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Can my mortgage company refuse to send me my monthly statments?

Denver, CO |

My mortgage company went out of business and sold my mortgage to a different company. I have made payments online for 3 months. I called to request that my statements be mailed to me. The mortgage company is saying that they cannot send them because we have a discharged chapter 7 bankruptcy from 2 years ago. They said that we need to send them a reaffirmation letter, saying that we confirm this debt. Our house was only listed as an asset on our bankruptcy. I contacted my attorneys and they said that they never request a reaffirmation letter. And to never sign something like this. The mortgage company want me to reopen my bankruptcy to get this letter. Legally can they not send my statements to me?

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Attorney answers 3


The mortgage company is allowed to send you statements, but many do not do so because they are afraid of being accused of violating the bankruptcy stay.

You do not want to sign a reaffirmation agreement. Such an agreement would make you personally liable on teh mortgage note once again and there is no reason to undertake this risk. Try having your bankruptcy attorney provide a letter authorizing the bank to provide statements.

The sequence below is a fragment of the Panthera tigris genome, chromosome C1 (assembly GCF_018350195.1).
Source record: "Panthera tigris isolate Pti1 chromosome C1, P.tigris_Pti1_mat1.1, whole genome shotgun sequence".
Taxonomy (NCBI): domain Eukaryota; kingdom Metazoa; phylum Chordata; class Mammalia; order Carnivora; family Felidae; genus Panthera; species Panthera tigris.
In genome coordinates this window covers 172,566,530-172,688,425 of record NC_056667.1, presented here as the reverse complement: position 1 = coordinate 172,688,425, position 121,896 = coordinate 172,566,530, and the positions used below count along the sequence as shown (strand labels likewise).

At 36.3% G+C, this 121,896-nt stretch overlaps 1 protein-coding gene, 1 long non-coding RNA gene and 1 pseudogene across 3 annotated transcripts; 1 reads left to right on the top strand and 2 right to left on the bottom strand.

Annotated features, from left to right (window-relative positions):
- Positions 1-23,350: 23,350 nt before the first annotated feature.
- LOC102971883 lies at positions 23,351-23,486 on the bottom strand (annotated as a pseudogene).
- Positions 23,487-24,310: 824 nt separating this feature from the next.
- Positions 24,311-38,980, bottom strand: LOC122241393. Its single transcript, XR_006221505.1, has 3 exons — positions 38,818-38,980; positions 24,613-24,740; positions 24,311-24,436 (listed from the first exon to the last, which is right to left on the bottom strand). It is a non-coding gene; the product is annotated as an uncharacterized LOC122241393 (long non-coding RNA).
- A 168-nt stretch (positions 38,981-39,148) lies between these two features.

I am hearing this same complaint from many of my clients. In addition, my clients are unable to access the website of their mortgage company in order to make payments online.

A mortgage company has no legal obligation to bill you every month. Back when I bought my first house, I got payment coupons annually to help me remember my account number and the exact amount of my monthly payments.

The mortgage company is using your bankruptcy as an excuse to try to cooerce you into signing a reaffirmation. A reaffirmation isn't necessary to retain real property & in this economy, isn't in your best interest. It is only in the best interest of your bank. Your attorney has given you good advice!

I am informed that some mortgage companies will process payments by phone for no additional charge for customers involved with bankruptcy. Call your current mortgage servicer & be pleasant - possibly someone will help you find an alternate way to resolve the problem you are presently facing.

Hope this perspective helps!


I agree with the information in the earlier comments and apparently given by your attorney. You mention that the mortgage company wants the case re-opened so that the mortgage debt can be reaffirmed.

The bankruptcy code contains specific provisions that may require reaffirmation of debt secured by personal property if the collateral is to be retained. But there is no bankruptcy code provision requiring reaffirmation of debt secured by real estate. Hence, bankruptcy judges in Colorado will not approve a reaffirmation "putting you back on the hook" for debt secured by real property, and the judges will not re-open a case to consider a reaffirmation either (a) that is secured by real estate or (b) that should have been completed before the reaffirmation deadline during the case.

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